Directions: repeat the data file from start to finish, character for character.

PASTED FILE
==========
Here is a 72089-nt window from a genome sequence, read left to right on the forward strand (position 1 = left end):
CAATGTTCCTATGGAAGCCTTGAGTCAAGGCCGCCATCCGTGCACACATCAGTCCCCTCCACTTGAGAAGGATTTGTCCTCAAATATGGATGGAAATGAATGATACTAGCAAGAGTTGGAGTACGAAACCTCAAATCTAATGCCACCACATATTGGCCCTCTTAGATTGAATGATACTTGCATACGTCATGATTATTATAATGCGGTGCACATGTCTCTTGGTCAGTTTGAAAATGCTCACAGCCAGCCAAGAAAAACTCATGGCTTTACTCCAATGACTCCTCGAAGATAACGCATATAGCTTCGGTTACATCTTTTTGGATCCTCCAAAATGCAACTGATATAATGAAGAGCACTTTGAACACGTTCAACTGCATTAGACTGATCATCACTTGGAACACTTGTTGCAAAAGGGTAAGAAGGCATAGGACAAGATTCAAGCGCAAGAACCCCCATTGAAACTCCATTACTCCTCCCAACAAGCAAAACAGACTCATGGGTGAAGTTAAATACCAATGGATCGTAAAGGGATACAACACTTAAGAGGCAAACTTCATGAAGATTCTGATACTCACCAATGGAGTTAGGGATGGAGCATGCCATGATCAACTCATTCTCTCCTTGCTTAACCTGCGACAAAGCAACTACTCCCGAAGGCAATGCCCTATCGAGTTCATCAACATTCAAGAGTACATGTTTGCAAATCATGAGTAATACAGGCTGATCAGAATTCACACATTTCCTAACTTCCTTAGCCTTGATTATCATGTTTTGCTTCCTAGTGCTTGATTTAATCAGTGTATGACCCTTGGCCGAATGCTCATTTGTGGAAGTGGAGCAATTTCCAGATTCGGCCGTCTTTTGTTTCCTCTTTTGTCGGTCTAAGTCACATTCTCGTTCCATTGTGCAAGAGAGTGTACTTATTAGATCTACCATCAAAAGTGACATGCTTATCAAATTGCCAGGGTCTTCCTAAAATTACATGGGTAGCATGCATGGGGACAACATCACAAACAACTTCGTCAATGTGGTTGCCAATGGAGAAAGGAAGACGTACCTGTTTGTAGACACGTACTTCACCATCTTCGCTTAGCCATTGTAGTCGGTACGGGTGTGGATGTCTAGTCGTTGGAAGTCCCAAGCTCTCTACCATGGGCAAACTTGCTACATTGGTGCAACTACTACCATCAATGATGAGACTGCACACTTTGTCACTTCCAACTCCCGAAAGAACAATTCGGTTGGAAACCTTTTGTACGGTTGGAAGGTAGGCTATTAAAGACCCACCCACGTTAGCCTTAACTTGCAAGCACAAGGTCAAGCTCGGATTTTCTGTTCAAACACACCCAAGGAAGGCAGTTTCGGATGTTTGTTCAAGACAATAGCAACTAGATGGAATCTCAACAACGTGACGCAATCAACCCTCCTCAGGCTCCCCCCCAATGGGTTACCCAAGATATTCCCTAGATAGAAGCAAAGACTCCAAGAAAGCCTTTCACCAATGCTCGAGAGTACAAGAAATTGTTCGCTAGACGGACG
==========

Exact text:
Here is a 72089-nt window from a genome sequence, read left to right on the forward strand (position 1 = left end):
CAATGTTCCTATGGAAGCCTTGAGTCAAGGCCGCCATCCGTGCACACATCAGTCCCCTCCACTTGAGAAGGATTTGTCCTCAAATATGGATGGAAATGAATGATACTAGCAAGAGTTGGAGTACGAAACCTCAAATCTAATGCCACCACATATTGGCCCTCTTAGATTGAATGATACTTGCATACGTCATGATTATTATAATGCGGTGCACATGTCTCTTGGTCAGTTTGAAAATGCTCACAGCCAGCCAAGAAAAACTCATGGCTTTACTCCAATGACTCCTCGAAGATAACGCATATAGCTTCGGTTACATCTTTTTGGATCCTCCAAAATGCAACTGATATAATGAAGAGCACTTTGAACACGTTCAACTGCATTAGACTGATCATCACTTGGAACACTTGTTGCAAAAGGGTAAGAAGGCATAGGACAAGATTCAAGCGCAAGAACCCCCATTGAAACTCCATTACTCCTCCCAACAAGCAAAACAGACTCATGGGTGAAGTTAAATACCAATGGATCGTAAAGGGATACAACACTTAAGAGGCAAACTTCATGAAGATTCTGATACTCACCAATGGAGTTAGGGATGGAGCATGCCATGATCAACTCATTCTCTCCTTGCTTAACCTGCGACAAAGCAACTACTCCCGAAGGCAATGCCCTATCGAGTTCATCAACATTCAAGAGTACATGTTTGCAAATCATGAGTAATACAGGCTGATCAGAATTCACACATTTCCTAACTTCCTTAGCCTTGATTATCATGTTTTGCTTCCTAGTGCTTGATTTAATCAGTGTATGACCCTTGGCCGAATGCTCATTTGTGGAAGTGGAGCAATTTCCAGATTCGGCCGTCTTTTGTTTCCTCTTTTGTCGGTCTAAGTCACATTCTCGTTCCATTGTGCAAGAGAGTGTACTTATTAGATCTACCATCAAAAGTGACATGCTTATCAAATTGCCAGGGTCTTCCTAAAATTACATGGGTAGCATGCATGGGGACAACATCACAAACAACTTCGTCAATGTGGTTGCCAATGGAGAAAGGAAGACGTACCTGTTTGTAGACACGTACTTCACCATCTTCGCTTAGCCATTGTAGTCGGTACGGGTGTGGATGTCTAGTCGTTGGAAGTCCCAAGCTCTCTACCATGGGCAAACTTGCTACATTGGTGCAACTACTACCATCAATGATGAGACTGCACACTTTGTCACTTCCAACTCCCGAAAGAACAATTCGGTTGGAAACCTTTTGTACGGTTGGAAGGTAGGCTATTAAAGACCCACCCACGTTAGCCTTAACTTGCAAGCACAAGGTCAAGCTCGGATTTTCTGTTCAAACACACCCAAGGAAGGCAGTTTCGGATGTTTGTTCAAGACAATAGCAACTAGATGGAATCTCAACAACGTGACGCAATCAACCCTCCTCAGGCTCCCCCCCAATGGGTTACCCAAGATATTCCCTAGATAGAAGCAAAGACTCCAAGAAAGCCTTTCACCAATGCTCGAGAGTACAAGAAATTGTTCGCTAGACGGACG